On April 11, 2018, the Seventh Circuit reversed a district court’s dismissal, for failure to state a claim, of plaintiffs’ proposed class action arising out of a 2012 data breach affecting Barnes & Noble.[1]  In so holding, the court reaffirmed its view that allegations of data theft with a substantial risk of future harm are sufficient to assert an “injury” under Article III, even in the absence of allegations that the risk actually materialized.[2]  The Seventh Circuit further found that such injury may also satisfy the requisite damages allegations under federal pleading requirements.

The instant decision arose out of a 2012 incident, in which Barnes & Noble discovered a data breach affecting PIN pads used to verify customer payment information.  The breach allowed hackers to acquire information including customer names, credit card numbers, expiration dates, and PIN numbers.  Customers asserted losses in the form of:  (i) temporary inability to use their funds while waiting for their banks to reverse unauthorized charges to their accounts; (ii) money spent on credit-monitoring services; and (iii) time devoted to acquiring new account numbers and notifying businesses of these changes.

Barnes & Noble moved to dismiss the complaint, and the district court granted its motion, finding that although the complaint alleged a sufficient Article III injury—under the Circuit’s prior holding that customers who experience data theft have standing to sue[3]—plaintiffs nonetheless failed to adequately plead damages.[4]  On appeal, the Seventh Circuit referred to the district court’s decision as “a new label for an old error,” and found that the alleged injuries “can justify money damages, just as they support standing.”  After finding that plaintiffs’ alleged injuries would be compensable under the applicable state laws, the court remanded to the district court to consider in the first instance whether plaintiffs’ claims otherwise pass muster under those laws, as well as the issue of class certification.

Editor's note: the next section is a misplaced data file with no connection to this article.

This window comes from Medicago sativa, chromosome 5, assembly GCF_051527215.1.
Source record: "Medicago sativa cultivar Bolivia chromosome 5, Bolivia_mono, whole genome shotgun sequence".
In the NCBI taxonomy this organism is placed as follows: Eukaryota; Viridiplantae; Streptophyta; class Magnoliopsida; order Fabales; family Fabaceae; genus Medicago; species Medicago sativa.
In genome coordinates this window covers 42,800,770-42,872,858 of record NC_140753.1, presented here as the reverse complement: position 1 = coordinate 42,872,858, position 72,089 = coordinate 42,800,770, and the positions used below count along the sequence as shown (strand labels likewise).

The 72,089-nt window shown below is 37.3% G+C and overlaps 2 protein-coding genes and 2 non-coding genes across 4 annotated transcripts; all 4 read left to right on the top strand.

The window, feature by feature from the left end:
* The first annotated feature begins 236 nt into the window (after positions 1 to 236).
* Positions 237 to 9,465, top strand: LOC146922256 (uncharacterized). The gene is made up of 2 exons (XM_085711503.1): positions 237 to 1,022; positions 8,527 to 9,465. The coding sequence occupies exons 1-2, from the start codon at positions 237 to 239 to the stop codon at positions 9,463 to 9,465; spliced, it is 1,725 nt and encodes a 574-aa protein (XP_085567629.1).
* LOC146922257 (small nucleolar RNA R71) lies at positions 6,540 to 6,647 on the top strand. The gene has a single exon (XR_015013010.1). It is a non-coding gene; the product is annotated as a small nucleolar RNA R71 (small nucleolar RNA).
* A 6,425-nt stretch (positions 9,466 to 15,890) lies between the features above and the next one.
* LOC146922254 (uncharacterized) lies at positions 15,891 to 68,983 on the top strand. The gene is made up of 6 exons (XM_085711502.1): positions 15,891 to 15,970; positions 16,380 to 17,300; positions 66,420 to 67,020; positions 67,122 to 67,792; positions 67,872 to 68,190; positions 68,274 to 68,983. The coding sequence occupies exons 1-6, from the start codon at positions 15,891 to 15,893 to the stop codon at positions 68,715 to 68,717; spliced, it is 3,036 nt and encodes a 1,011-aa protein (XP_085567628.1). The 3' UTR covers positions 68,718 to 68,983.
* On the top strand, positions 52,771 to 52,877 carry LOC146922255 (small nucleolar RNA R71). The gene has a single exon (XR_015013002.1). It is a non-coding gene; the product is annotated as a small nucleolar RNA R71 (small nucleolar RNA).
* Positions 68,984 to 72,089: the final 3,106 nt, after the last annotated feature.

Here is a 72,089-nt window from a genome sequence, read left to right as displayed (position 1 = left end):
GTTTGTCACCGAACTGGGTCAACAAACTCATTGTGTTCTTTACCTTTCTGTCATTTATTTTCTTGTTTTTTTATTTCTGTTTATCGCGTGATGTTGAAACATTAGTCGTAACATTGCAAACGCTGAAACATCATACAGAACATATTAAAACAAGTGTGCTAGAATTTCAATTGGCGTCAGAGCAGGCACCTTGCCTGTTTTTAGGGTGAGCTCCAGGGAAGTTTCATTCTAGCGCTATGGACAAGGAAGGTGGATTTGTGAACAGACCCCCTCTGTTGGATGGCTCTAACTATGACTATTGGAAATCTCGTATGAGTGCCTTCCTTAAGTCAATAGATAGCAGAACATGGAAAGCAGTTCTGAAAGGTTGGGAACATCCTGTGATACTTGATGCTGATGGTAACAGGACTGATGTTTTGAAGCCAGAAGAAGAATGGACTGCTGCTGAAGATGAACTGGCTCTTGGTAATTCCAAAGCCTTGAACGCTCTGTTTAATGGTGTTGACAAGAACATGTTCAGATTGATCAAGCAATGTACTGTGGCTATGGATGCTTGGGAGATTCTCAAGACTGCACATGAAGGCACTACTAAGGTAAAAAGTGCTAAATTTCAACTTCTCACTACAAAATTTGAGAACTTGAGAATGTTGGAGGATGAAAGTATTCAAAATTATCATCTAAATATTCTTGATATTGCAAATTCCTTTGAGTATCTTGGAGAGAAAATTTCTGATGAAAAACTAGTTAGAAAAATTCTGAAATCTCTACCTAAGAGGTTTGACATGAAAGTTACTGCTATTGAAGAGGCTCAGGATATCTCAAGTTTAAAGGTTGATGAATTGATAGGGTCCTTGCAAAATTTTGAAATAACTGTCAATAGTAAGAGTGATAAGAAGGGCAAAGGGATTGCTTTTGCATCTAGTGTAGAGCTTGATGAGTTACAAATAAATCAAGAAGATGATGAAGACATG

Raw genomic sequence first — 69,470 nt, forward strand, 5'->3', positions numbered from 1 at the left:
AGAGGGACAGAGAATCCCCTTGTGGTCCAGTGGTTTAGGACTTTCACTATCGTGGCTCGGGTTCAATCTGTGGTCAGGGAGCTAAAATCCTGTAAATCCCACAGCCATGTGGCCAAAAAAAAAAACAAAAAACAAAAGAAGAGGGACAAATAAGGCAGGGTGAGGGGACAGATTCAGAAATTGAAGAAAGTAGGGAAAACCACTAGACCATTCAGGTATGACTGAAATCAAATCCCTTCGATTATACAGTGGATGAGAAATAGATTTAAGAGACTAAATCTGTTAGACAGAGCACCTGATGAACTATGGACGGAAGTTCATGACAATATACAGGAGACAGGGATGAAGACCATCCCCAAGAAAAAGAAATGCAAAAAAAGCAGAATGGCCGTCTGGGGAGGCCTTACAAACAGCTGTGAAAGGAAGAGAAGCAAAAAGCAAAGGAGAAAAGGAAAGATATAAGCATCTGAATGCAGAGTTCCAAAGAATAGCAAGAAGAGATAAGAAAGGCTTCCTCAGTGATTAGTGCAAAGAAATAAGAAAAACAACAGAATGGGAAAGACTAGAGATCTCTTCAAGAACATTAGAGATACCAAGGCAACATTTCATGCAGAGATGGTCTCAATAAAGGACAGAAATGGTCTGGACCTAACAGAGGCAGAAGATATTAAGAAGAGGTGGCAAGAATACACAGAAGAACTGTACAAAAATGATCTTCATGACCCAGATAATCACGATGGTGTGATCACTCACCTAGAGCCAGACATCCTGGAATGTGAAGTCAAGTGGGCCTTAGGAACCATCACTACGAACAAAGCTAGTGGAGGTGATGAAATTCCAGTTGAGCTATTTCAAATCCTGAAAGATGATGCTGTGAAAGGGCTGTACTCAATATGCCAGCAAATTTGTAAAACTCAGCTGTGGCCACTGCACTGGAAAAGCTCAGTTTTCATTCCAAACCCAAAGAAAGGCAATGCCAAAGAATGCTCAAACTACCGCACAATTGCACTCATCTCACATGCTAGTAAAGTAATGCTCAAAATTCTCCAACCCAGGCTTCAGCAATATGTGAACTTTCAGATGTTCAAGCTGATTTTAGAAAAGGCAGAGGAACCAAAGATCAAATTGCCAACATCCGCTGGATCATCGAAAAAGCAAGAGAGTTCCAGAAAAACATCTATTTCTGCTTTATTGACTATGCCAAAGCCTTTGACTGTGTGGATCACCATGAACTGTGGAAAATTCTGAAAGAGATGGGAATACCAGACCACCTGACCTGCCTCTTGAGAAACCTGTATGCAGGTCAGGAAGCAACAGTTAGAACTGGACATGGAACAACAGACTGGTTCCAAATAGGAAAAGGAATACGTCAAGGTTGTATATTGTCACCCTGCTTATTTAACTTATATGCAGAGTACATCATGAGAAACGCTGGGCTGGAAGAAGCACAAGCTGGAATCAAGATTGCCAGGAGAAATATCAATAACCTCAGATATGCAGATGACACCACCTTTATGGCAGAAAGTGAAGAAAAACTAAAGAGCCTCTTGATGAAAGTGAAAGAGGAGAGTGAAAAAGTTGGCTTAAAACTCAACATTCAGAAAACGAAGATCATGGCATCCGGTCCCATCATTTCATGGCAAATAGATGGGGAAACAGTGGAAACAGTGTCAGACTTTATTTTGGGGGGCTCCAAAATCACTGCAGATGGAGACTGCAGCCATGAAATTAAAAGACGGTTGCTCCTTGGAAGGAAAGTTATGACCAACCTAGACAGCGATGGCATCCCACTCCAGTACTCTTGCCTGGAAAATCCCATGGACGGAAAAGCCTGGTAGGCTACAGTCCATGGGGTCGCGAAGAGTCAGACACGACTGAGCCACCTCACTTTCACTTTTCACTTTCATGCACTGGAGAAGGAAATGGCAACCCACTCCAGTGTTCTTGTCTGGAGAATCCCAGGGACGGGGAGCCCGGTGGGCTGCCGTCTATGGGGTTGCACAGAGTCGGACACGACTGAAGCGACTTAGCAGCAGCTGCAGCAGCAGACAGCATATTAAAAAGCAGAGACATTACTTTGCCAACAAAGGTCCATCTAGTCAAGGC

While there has been much discussion about the circuit split regarding standing to sue in data breach cases, this case serves as a reminder that even where standing is met through alleged risk of future harm alone, plaintiffs still have to satisfy the element of damages.  In light of the Seventh Circuit’s decision, however, it remains to be seen whether courts will impose a vigorous pleading standard for damages allegations in data breach cases, particularly in circuits where there are more relaxed standing requirements, which—though an independent doctrine—overlap with damages requirements in the data breach context.

[1] See Dieffenbach v. Barnes & Noble, Inc., No. 17-2408, 2018 WL 1737128 (7th Cir. Apr. 11, 2018).

[2] As described in our most recent blog post, there is a circuit split regarding the issue of Article III standing in data breach cases, with the D.C., Third, Sixth, Seventh, Ninth, and Eleventh Circuits, on one side, finding allegations of data theft with the attendant risk of future harm sufficient to confer Article III standing and, on the other side, the Second, Fourth, and Eighth Circuits finding that allegations based solely on the risk of future harm are insufficient to satisfy Article III’s injury requirements.

[3] See Remijas v. Neiman Marcus Grp., 794 F.3d 688, 693 (7th Cir. 2015).

[4] See In re Barnes & Noble Pin Pad Litig., No. 12-cv-08617, 2017 WL 2633398 (N.D. Ill. June 13, 2017), vacated sub nom. Dieffenbach v. Barnes & Noble, Inc., No. 17-2408, 2018 WL 1737128 (7th Cir. Apr. 11, 2018) .